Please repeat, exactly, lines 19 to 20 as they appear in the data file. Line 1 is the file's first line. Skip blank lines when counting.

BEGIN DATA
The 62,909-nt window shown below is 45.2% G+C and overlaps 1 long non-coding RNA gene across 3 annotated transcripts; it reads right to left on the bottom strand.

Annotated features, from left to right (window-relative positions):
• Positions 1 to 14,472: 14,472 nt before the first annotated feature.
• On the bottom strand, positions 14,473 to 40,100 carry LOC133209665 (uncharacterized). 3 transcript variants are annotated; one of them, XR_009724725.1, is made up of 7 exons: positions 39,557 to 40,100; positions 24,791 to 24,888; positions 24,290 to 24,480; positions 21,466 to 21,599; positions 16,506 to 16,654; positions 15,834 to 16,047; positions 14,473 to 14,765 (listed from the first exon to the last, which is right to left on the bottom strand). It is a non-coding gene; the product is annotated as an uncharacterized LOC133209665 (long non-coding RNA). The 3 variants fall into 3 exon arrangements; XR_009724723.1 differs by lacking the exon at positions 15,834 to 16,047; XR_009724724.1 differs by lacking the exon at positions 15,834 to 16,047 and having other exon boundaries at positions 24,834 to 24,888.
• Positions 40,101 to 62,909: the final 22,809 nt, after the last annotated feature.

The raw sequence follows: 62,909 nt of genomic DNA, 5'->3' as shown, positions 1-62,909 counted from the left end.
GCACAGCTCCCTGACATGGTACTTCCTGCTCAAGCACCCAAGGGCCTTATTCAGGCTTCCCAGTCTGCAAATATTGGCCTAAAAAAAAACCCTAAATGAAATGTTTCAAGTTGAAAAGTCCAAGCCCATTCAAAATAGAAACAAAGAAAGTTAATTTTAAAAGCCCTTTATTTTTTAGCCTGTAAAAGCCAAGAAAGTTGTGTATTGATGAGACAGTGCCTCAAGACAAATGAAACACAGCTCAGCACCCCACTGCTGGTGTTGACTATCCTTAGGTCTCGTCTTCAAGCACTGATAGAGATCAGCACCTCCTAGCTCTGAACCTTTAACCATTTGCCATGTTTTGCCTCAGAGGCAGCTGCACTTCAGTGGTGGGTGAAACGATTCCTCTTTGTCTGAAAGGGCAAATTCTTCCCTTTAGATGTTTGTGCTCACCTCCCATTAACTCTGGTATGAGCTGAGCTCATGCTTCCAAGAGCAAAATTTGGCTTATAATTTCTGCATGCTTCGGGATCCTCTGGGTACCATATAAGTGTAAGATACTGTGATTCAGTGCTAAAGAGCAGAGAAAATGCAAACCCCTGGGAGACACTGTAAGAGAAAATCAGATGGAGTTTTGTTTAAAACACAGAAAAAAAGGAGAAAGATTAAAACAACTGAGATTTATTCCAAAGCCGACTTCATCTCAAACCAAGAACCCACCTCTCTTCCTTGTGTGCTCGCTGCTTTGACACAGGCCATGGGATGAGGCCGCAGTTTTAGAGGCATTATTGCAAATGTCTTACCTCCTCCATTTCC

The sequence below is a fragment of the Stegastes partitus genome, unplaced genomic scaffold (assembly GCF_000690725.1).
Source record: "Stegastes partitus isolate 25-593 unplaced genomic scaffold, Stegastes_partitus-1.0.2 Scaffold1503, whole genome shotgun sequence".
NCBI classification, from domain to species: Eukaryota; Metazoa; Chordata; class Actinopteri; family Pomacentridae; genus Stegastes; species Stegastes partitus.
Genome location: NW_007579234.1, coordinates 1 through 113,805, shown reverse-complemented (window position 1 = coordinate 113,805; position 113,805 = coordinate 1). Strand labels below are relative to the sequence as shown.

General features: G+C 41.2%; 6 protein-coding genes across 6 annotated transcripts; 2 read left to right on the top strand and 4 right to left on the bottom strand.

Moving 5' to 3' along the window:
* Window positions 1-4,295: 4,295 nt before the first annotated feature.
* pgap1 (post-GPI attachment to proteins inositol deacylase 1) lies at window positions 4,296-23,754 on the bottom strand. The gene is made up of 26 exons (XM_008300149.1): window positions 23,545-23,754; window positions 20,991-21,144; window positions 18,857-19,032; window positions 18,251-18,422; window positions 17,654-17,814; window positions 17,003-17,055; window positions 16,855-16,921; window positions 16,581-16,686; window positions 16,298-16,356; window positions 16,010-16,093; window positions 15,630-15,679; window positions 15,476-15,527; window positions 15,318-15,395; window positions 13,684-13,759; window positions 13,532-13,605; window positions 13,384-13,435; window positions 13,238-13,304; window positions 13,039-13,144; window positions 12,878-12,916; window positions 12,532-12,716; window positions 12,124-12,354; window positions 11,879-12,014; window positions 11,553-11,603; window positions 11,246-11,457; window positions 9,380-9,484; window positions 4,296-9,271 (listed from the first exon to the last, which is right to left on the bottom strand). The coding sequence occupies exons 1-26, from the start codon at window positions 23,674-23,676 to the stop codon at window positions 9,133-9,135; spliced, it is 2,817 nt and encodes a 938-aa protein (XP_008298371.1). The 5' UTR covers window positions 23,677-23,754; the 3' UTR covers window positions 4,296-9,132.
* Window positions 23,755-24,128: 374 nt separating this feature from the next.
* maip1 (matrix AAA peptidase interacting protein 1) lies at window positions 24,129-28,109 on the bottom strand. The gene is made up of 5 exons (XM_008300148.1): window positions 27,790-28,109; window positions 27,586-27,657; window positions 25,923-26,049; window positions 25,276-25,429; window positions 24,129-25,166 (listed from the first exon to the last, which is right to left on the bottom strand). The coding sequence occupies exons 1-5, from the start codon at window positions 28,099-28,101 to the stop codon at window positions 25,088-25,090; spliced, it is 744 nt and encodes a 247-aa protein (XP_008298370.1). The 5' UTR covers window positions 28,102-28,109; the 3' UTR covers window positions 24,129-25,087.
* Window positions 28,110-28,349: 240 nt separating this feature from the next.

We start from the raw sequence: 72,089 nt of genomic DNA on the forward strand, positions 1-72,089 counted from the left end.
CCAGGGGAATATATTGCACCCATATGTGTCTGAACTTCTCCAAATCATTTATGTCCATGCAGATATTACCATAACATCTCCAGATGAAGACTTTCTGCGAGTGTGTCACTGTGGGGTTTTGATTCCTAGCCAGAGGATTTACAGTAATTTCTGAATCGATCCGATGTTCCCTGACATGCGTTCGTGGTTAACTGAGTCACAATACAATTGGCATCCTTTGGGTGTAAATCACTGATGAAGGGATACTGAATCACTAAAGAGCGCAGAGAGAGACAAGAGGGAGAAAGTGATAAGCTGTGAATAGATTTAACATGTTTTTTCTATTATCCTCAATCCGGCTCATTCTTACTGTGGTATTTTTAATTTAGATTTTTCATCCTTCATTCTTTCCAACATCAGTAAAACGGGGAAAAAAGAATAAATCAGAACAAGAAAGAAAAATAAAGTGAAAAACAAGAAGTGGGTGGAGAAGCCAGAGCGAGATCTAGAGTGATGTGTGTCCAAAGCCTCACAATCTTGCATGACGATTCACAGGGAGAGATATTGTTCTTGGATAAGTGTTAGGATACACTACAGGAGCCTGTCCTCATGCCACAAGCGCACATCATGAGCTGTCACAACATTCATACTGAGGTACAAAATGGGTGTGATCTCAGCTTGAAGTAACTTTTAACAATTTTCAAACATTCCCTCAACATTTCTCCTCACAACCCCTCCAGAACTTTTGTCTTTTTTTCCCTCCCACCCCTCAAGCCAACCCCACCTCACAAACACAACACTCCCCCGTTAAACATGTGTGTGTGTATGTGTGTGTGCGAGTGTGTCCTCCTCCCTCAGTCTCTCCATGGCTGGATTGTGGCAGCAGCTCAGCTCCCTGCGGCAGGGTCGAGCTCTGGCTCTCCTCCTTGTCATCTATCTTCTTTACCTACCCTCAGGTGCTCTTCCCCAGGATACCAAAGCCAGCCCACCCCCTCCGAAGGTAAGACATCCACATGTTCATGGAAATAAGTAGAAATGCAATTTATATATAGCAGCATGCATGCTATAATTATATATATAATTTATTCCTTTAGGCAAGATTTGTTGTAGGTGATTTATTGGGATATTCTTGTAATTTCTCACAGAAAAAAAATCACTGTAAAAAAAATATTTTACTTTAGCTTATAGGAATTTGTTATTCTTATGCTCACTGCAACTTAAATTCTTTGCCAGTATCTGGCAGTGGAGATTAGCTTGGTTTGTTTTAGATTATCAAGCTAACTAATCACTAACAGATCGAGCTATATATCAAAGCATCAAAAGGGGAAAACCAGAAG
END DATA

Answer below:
We start from the raw sequence: 72,089 nt of genomic DNA on the forward strand, positions 1-72,089 counted from the left end.
CCAGGGGAATATATTGCACCCATATGTGTCTGAACTTCTCCAAATCATTTATGTCCATGCAGATATTACCATAACATCTCCAGATGAAGACTTTCTGCGAGTGTGTCACTGTGGGGTTTTGATTCCTAGCCAGAGGATTTACAGTAATTTCTGAATCGATCCGATGTTCCCTGACATGCGTTCGTGGTTAACTGAGTCACAATACAATTGGCATCCTTTGGGTGTAAATCACTGATGAAGGGATACTGAATCACTAAAGAGCGCAGAGAGAGACAAGAGGGAGAAAGTGATAAGCTGTGAATAGATTTAACATGTTTTTTCTATTATCCTCAATCCGGCTCATTCTTACTGTGGTATTTTTAATTTAGATTTTTCATCCTTCATTCTTTCCAACATCAGTAAAACGGGGAAAAAAGAATAAATCAGAACAAGAAAGAAAAATAAAGTGAAAAACAAGAAGTGGGTGGAGAAGCCAGAGCGAGATCTAGAGTGATGTGTGTCCAAAGCCTCACAATCTTGCATGACGATTCACAGGGAGAGATATTGTTCTTGGATAAGTGTTAGGATACACTACAGGAGCCTGTCCTCATGCCACAAGCGCACATCATGAGCTGTCACAACATTCATACTGAGGTACAAAATGGGTGTGATCTCAGCTTGAAGTAACTTTTAACAATTTTCAAACATTCCCTCAACATTTCTCCTCACAACCCCTCCAGAACTTTTGTCTTTTTTTCCCTCCCACCCCTCAAGCCAACCCCACCTCACAAACACAACACTCCCCCGTTAAACATGTGTGTGTGTATGTGTGTGTGCGAGTGTGTCCTCCTCCCTCAGTCTCTCCATGGCTGGATTGTGGCAGCAGCTCAGCTCCCTGCGGCAGGGTCGAGCTCTGGCTCTCCTCCTTGTCATCTATCTTCTTTACCTACCCTCAGGTGCTCTTCCCCAGGATACCAAAGCCAGCCCACCCCCTCCGAAGGTAAGACATCCACATGTTCATGGAAATAAGTAGAAATGCAATTTATATATAGCAGCATGCATGCTATAATTATATATATAATTTATTCCTTTAGGCAAGATTTGTTGTAGGTGATTTATTGGGATATTCTTGTAATTTCTCACAGAAAAAAAATCACTGTAAAAAAAATATTTTACTTTAGCTTATAGGAATTTGTTATTCTTATGCTCACTGCAACTTAAATTCTTTGCCAGTATCTGGCAGTGGAGATTAGCTTGGTTTGTTTTAGATTATCAAGCTAACTAATCACTAACAGATCGAGCTATATATCAAAGCATCAAAAGGGGAAAACCAGAAG